But morning? The sky opens with the wind
That caps the upper branches like spume,
Whiteness over them sweeping mist that rises
From meadows. And now what is the array of light
As one looks down upon the city’s scape
Of buildings? The places where Joseph came
To find his Zion are in the spell of prophecy,
The sound of vision, and moments of his certainty."


(Mormon) Poet Highlight 3: Clinton F. Larson, “The City of Joseph

While “The City of Joseph” is obviously meant as inspirational verse (especially considering its venue of publication), I don’t find it sentimental in anyway. In fact, the language and imagery and the way Larson binds them together in his poetic vision are quite striking, quite accomplished. In fact, I think seeing it as a tightly-crafted vision of a poet-seer is one way to make sense of the whole.

To begin with, it incorporates a sweeping sense of Mormon history (specifically) and natural history (in general), of human presence in the world and the West, of the Mormon movement from east to west as directed by the Morning and Evening Stars. It opens with what I read as an allusion to the First Vision, with Joseph and his influence on a chaotic world at the center, as represented by “light” and “whiteness” rippling outward from the “meadows” over “the places where Joseph came / To find his Zion” as moved by and “in the spell of prophecy,” beginning with the grove he knelt in that Spring morning, then moving to the city he planned and helped build, then to the Saints’ movement West, and finally to the valley where he knew they would establish themselves, could make their home and further influence the world “because,” as Margaret’s mother says, “we believe” in Joseph’s vision and words and in the “harvest” to come.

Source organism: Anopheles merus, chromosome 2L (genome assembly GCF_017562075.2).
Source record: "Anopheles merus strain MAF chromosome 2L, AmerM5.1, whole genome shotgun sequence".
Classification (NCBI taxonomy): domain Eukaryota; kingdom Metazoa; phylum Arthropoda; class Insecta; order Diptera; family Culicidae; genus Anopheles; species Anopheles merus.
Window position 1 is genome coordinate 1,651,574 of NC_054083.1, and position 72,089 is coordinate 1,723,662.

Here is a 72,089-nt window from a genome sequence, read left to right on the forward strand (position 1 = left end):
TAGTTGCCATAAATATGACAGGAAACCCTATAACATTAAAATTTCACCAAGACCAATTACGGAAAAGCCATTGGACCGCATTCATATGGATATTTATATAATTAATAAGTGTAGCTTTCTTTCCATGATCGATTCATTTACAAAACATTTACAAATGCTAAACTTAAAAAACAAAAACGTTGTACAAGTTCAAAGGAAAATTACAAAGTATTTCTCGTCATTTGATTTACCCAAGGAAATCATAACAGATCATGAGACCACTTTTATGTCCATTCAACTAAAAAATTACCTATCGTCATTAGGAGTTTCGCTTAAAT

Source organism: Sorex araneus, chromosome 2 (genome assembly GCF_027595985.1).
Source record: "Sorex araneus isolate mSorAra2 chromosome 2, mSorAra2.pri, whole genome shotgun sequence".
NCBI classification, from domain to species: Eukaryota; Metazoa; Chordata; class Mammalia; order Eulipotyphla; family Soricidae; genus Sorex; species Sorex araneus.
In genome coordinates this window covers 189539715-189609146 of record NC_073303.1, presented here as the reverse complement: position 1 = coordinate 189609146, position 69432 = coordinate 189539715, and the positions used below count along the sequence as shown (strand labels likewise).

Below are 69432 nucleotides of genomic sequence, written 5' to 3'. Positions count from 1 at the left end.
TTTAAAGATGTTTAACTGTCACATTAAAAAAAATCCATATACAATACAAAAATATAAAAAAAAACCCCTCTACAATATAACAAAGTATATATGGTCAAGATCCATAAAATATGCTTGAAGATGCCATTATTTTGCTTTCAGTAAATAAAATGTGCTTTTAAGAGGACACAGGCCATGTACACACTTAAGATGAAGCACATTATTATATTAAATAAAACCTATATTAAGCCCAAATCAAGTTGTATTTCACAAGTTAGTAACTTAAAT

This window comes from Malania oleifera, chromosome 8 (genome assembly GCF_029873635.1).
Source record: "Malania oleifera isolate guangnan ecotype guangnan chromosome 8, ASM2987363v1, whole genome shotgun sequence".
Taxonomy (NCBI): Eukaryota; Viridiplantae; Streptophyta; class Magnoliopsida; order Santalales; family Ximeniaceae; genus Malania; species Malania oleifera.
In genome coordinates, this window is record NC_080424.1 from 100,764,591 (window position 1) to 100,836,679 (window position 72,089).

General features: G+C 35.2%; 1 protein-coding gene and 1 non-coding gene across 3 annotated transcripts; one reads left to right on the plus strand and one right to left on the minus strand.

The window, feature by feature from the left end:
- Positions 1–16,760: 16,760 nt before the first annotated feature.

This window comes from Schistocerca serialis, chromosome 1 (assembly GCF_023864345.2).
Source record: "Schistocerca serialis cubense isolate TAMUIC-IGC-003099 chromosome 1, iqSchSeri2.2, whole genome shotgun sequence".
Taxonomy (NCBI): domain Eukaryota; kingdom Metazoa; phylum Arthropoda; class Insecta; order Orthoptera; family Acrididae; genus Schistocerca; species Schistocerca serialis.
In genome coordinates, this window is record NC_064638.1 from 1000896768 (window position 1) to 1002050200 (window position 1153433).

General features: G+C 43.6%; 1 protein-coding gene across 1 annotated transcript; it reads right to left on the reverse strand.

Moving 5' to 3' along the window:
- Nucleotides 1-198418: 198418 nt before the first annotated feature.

The idea that poetic seership is at work also arises in the repetition of “vision/s” (five times) and the repeated occurrence of “eyes,” “seen/saw,” and the passage of “time,” which, the poet confesses, “elides antiquity and the nearby years,” suppressing history in immediacy, something the poet strikes out to remedy by following Mormon history from “morning” to “evening” and by drawing together Earth’s glacial prehistory (ever-present in the “moraine[s]”) with a specific woman’s (archetypal) progeny, a group of “children” who stand “on a hill”—“a holy place”—and consider their ancestral path, an act that sounds very much like temple worship (”devotion”) to me.

In fact that may be another fruitful way to consider the poem: as an endowment-like ritual through which certain images and key-words are meant to bring us together as the family of God, meant to bind us together in “gray cirques of vision” that will eventually clarify in the Dawn of Christ’s return.


[T]he sun and the moon
set the world in a swoon
and clothed it in meadow and wood.

And with bashful glance
began to dance

… and called it good.



FitP Poet Highlight 28/82: Danny Nelson, “Creation

Danny is a poet of considerable range and talent. He works deftly in poetic forms from light verse (as here, here, here, here, here, and here) to the free-verse dramatic monologue (here) to forms situated between (here, here, and here). “Creation” revises the Old Testament’s opening text and, as such, it delves deeply into the “procreant urge of creation”, a phrase straight out of Whitman. Indeed, in Nelson’s poem, as in Whitman and, I would argue, most poetry, I find this “Urge and urge and urge, / Always the procreant urge of the world” advancing “opposite equals”—as poets and readers—“out of the dimness” of matter unorganized into bodies and relationships eternally on the verge of being (or greater manifestations thereof). Danny captures this paired advancement in “Creation” with his depiction of the (pro)creative union of the sun and the moon, an interaction representative of the male and female aspects of Nature working together to craft a new sphere from the fabric of the universe.